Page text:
This has been an ongoing crisis since April 2014, when the city switched its water supply from Lake Huron (via the city of Detroit) to the Flint River. Residents started lodging complaints about the drinking water shortly thereafter. The new water system was later found to be contaminated with chemicals that can cause nervous system problems and increase the risk of cancer, and General Motors refused to use the water because it was rusting car parts. Snyder declared a state of emergency on January 5, 2016, months after children in the city were found to have high levels of lead in their blood. There's a "very strong likelihood," according to Virginia Tech drinking water expert Marc Edwards, that Flint's water is linked to Genesee County's recent spike in Legionnaire's disease, which has killed 10 residents.
From the January 20 edition of Fox News' The Kelly File:
MEGYN KELLY (HOST): But now the city manager apparently knew. I mean it's not -- the thing that's so egregious about this is, correct me if I'm wrong, is, that they had knowledge. They knew, Chris, that there was something was wrong with the water. And they let the people that were too proud to give up but too poor to matter continue drinking it, including children!
CHRIS STIREWALT (CONTRIBUTOR): Well, look, I will say that an individual -- people have no choice, right? If you are poor you have no place to go and you don't have resources to move -- but if you were pouring water into a cup for your child and it stunk and it smelled like sulfur and it was rotten, would you give that to your child? No, you'd revolt, you'd march in the street. You know, we've had a lot of demonstrations of late in the United States. We've had a lot of demonstration movement about justice for this, and don't do that and don't say this. The people of Flint should have been protesting in the streets.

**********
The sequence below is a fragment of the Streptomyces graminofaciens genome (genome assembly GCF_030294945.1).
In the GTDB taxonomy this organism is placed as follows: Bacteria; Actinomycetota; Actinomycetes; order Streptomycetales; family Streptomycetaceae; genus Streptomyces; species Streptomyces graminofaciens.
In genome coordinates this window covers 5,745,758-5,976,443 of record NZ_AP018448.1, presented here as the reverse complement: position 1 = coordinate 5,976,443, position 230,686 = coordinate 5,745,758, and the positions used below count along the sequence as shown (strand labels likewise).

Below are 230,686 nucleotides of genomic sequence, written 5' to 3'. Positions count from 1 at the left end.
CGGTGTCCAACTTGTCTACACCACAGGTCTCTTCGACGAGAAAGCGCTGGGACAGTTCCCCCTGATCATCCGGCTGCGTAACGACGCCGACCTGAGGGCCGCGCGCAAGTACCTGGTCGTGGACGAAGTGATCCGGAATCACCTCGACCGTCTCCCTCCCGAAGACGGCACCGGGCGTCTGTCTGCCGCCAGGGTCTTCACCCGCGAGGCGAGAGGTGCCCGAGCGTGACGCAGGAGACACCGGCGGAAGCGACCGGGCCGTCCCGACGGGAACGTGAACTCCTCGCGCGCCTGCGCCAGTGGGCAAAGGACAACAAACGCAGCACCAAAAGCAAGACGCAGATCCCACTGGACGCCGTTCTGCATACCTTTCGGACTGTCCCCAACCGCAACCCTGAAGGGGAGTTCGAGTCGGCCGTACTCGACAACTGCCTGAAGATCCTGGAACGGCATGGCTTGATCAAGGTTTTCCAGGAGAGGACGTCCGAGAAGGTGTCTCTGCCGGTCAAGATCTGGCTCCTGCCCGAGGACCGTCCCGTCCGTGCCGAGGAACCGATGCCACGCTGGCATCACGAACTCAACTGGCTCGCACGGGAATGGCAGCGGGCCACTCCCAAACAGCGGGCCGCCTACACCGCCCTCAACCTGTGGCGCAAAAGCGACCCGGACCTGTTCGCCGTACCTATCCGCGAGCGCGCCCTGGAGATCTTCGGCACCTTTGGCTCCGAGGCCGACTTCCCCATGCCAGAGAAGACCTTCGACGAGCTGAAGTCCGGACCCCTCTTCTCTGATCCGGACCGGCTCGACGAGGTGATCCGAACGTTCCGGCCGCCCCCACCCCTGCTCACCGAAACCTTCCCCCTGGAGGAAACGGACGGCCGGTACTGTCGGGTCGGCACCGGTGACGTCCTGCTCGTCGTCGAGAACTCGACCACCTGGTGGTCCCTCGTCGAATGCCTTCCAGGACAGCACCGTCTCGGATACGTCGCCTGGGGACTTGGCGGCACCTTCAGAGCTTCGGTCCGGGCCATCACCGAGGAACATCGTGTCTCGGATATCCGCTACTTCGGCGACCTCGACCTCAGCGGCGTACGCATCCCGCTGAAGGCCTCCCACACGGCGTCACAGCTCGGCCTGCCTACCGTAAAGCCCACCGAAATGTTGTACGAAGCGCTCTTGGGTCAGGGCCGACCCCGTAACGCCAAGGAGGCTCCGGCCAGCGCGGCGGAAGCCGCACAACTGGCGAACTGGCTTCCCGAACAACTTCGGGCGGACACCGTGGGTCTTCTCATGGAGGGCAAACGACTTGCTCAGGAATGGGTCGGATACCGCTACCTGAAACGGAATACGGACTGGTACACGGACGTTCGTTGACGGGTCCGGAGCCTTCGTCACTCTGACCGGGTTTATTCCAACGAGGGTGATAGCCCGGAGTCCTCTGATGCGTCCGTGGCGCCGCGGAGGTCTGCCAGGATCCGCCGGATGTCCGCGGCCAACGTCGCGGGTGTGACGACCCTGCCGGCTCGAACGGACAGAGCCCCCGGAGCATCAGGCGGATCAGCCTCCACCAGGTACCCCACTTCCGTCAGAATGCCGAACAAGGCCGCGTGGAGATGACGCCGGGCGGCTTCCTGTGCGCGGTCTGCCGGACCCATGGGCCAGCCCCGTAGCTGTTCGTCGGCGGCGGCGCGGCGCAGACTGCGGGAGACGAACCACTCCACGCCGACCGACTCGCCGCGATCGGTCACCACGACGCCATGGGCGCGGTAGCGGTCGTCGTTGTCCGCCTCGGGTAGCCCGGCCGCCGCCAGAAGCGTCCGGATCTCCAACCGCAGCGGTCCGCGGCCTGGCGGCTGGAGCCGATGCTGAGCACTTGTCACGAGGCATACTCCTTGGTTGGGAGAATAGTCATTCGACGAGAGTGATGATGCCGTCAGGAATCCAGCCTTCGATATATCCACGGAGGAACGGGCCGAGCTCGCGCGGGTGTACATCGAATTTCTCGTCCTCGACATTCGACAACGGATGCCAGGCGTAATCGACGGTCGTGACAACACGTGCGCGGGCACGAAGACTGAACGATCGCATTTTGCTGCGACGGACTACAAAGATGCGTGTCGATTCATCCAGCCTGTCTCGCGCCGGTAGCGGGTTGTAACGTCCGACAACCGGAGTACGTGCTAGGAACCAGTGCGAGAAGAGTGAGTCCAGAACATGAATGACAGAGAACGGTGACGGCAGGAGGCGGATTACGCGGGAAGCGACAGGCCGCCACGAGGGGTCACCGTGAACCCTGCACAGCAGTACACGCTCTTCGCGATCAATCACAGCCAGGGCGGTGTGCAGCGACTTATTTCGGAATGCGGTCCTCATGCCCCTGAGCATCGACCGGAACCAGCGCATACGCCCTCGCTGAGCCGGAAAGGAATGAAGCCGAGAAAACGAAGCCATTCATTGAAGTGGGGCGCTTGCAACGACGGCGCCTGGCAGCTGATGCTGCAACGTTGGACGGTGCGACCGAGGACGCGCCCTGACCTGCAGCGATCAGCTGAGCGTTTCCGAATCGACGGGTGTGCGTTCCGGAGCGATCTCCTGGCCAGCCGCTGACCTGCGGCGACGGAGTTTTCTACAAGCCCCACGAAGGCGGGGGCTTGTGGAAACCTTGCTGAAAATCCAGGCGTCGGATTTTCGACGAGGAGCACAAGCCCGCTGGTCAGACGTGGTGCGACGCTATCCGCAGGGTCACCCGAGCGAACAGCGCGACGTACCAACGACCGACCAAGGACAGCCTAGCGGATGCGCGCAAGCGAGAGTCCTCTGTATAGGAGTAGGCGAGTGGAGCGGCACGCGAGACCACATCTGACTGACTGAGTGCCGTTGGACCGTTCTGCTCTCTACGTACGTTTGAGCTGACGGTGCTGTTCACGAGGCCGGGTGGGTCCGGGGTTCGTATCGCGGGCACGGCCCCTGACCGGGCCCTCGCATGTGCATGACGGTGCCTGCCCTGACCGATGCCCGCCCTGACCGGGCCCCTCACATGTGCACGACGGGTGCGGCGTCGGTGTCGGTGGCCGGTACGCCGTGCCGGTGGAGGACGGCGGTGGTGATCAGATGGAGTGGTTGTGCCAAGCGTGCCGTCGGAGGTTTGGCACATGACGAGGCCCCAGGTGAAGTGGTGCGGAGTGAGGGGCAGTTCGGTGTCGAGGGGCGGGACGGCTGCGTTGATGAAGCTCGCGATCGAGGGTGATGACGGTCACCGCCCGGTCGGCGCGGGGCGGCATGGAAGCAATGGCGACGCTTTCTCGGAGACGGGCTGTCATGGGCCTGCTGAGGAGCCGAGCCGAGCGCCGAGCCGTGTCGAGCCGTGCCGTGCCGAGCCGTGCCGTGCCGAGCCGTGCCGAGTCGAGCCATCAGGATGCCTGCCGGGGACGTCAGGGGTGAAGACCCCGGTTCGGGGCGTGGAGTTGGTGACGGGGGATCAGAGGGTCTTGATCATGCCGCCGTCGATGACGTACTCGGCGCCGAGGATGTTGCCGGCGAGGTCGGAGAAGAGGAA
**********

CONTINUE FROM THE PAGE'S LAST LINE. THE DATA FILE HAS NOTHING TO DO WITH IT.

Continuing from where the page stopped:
From the January 20 edition of MSNBC Live:
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From the January 20 edition of Fox News' Fox & Friends:
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From the January 19 edition of CNN's Erin Burnett OutFront:
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From the January 19 edition of Fox News' Happening Now:
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UPDATE (1/15/16): After publication of this post, The Washington Post updated its article to include the following:
Update: Supporters of wind power energy noted [the Utah State/Strata] report is backed by wind power critics, and said it's unfair to criticize the tax credits because fossil fuels have received many more government incentives than renewables over a longer period of time. They pointed to other sources showing wind's costs to be lower than for other electricity sources.